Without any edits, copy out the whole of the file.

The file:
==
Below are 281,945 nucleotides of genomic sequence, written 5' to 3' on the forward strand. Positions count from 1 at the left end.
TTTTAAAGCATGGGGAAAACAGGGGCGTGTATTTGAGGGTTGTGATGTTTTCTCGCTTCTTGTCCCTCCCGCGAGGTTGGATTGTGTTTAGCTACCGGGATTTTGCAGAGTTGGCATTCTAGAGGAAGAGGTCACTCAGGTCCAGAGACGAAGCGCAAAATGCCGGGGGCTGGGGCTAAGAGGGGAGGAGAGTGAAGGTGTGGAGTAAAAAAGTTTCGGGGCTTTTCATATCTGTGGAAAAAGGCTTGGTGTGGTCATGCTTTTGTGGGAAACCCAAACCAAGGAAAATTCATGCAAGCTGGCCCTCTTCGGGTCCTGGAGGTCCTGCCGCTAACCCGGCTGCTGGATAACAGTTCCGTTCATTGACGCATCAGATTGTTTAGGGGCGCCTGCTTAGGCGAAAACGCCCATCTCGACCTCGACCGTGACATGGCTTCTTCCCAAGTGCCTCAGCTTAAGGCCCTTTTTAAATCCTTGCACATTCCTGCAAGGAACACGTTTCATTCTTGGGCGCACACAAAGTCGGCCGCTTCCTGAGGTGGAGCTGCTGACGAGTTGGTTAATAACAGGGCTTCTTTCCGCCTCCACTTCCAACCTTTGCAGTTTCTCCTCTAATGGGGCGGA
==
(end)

Below are 281,945 nucleotides of genomic sequence, written 5' to 3' on the forward strand. Positions count from 1 at the left end.
TTTTAAAGCATGGGGAAAACAGGGGCGTGTATTTGAGGGTTGTGATGTTTTCTCGCTTCTTGTCCCTCCCGCGAGGTTGGATTGTGTTTAGCTACCGGGATTTTGCAGAGTTGGCATTCTAGAGGAAGAGGTCACTCAGGTCCAGAGACGAAGCGCAAAATGCCGGGGGCTGGGGCTAAGAGGGGAGGAGAGTGAAGGTGTGGAGTAAAAAAGTTTCGGGGCTTTTCATATCTGTGGAAAAAGGCTTGGTGTGGTCATGCTTTTGTGGGAAACCCAAACCAAGGAAAATTCATGCAAGCTGGCCCTCTTCGGGTCCTGGAGGTCCTGCCGCTAACCCGGCTGCTGGATAACAGTTCCGTTCATTGACGCATCAGATTGTTTAGGGGCGCCTGCTTAGGCGAAAACGCCCATCTCGACCTCGACCGTGACATGGCTTCTTCCCAAGTGCCTCAGCTTAAGGCCCTTTTTAAATCCTTGCACATTCCTGCAAGGAACACGTTTCATTCTTGGGCGCACACAAAGTCGGCCGCTTCCTGAGGTGGAGCTGCTGACGAGTTGGTTAATAACAGGGCTTCTTTCCGCCTCCACTTCCAACCTTTGCAGTTTCTCCTCTAATGGGGCGGA